the available statistics on maritime accidents are not

very detailed, and the type of an accident is not in-

cluded there. Thus there is a need to find a proxy be-

tween a recorded number of accidents and a mod-

elled number of collision candidates (Heinrich et al.

1980), (Inoue and Kawase 2007), (Gucma and

Marcjan 2010).

A Method for Assessing a Causation Factor for

a Geometrical MDTC Model for Ship-Ship

Collision Probability Estimation

J. Montewka*, F. Goerlandt, H. Lammi & P. Kujala

*Aalto University, School of Engineering, Finland; Maritime University of Szczecin, Poland

Aalto University, School of Engineering, Finland

ABSTRACT: In this paper a comparative method for assessing a causation factor for a geometrical model for

ship-ship collision probability estimation is introduced. The results obtained from the model are compared

with the results of an analysis of near-collisions based on recorded AIS data and then with the historical data

on maritime accidents in the Gulf of Finland.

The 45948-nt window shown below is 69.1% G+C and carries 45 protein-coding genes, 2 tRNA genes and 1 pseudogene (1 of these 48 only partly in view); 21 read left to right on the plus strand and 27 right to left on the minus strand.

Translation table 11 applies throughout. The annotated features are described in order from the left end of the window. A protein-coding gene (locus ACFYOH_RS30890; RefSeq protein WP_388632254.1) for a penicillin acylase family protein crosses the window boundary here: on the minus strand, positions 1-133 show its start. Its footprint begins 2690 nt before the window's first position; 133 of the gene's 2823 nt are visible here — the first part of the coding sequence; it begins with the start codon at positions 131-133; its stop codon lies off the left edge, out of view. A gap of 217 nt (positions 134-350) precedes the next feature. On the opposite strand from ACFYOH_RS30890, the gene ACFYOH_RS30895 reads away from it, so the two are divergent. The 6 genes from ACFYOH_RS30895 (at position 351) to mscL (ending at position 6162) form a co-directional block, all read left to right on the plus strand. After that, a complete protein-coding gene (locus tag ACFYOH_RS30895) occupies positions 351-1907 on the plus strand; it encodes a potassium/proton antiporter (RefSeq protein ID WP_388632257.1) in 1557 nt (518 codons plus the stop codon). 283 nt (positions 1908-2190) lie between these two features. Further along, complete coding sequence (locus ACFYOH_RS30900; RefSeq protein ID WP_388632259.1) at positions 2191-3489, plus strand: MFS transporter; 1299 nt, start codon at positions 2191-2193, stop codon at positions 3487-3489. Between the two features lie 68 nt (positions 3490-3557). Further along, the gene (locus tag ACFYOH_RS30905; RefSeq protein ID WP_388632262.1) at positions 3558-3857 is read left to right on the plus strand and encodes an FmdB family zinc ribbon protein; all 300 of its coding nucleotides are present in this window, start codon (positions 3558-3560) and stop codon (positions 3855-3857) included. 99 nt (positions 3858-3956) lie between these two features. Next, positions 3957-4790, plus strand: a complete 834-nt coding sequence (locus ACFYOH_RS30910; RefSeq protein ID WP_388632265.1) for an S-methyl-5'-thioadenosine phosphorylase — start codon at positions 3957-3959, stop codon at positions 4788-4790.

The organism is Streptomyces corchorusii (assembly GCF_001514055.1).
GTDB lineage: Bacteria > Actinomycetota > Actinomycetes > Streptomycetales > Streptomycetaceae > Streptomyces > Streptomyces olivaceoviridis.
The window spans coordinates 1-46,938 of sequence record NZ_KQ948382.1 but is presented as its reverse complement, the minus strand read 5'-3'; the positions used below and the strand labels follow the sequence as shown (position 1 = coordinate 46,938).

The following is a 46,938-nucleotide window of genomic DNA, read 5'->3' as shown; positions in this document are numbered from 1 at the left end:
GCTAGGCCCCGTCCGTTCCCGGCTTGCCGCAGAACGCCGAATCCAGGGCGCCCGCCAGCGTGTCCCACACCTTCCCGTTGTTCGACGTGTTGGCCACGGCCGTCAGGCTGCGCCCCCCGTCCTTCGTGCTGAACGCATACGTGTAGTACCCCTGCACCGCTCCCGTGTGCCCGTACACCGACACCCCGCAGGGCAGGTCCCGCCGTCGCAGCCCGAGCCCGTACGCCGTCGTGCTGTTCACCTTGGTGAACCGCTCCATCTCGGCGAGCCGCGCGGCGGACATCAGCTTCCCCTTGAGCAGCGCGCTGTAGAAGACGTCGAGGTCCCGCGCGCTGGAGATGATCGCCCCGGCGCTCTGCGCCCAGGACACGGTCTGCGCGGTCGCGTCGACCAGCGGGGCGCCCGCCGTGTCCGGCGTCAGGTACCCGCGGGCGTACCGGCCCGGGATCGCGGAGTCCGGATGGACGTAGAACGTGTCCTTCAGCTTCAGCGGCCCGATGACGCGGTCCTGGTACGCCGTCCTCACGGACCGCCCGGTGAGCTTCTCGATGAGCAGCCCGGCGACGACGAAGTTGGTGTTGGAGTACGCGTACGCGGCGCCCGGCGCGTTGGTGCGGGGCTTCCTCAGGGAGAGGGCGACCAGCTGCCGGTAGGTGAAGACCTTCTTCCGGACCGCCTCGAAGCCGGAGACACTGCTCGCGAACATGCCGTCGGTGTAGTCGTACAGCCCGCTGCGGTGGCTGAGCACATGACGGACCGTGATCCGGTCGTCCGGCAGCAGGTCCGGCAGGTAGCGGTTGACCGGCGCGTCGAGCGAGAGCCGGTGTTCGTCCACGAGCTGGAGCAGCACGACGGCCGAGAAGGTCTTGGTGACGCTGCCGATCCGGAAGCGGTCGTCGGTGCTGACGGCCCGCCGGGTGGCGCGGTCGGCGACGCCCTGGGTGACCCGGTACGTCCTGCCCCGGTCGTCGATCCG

The causation factor is obtained for three different meeting types, for a chosen location and prevailing traffic

conditions there.

366

It seems justified to analyze the safety of naviga-

tion on the basis of the numbers of both accidents

and near-miss situations. Such a combination of

analyses may better reflect the collision hazard, as

pointed out by (Inoue et al. 2004) and (Inoue and

Kawase 2007).

In air transportation there has been a tendency to

seek out proxy for aviation safety. One commonly

used measure is that of the ”air-miss”, often called a

”near-miss”. According to (Button and Drexler

2006) ”a near-miss involves an aircraft intruding

upon a predetermined safety zone or envelope

around another aircraft”. The reporting procedures

of near-miss in aviation are well founded providing

valuable statistics. In the maritime sector similar

procedures are missing, thus the near-miss can be

detected only by analysis of recorded data and back

propagation of recorded events.

Following this idea, this paper proposes also a

methodology to evaluate the occurrence of near

ship-ship collisions in an open sea area, based on the

AIS data. The method for near-collisions analysis

presented in this work is rooted in a well-established

concept of a ship domain proposed by (Fujii and

Tanaka 1971). An overview of the near collision de-

tection method is then given and applied to the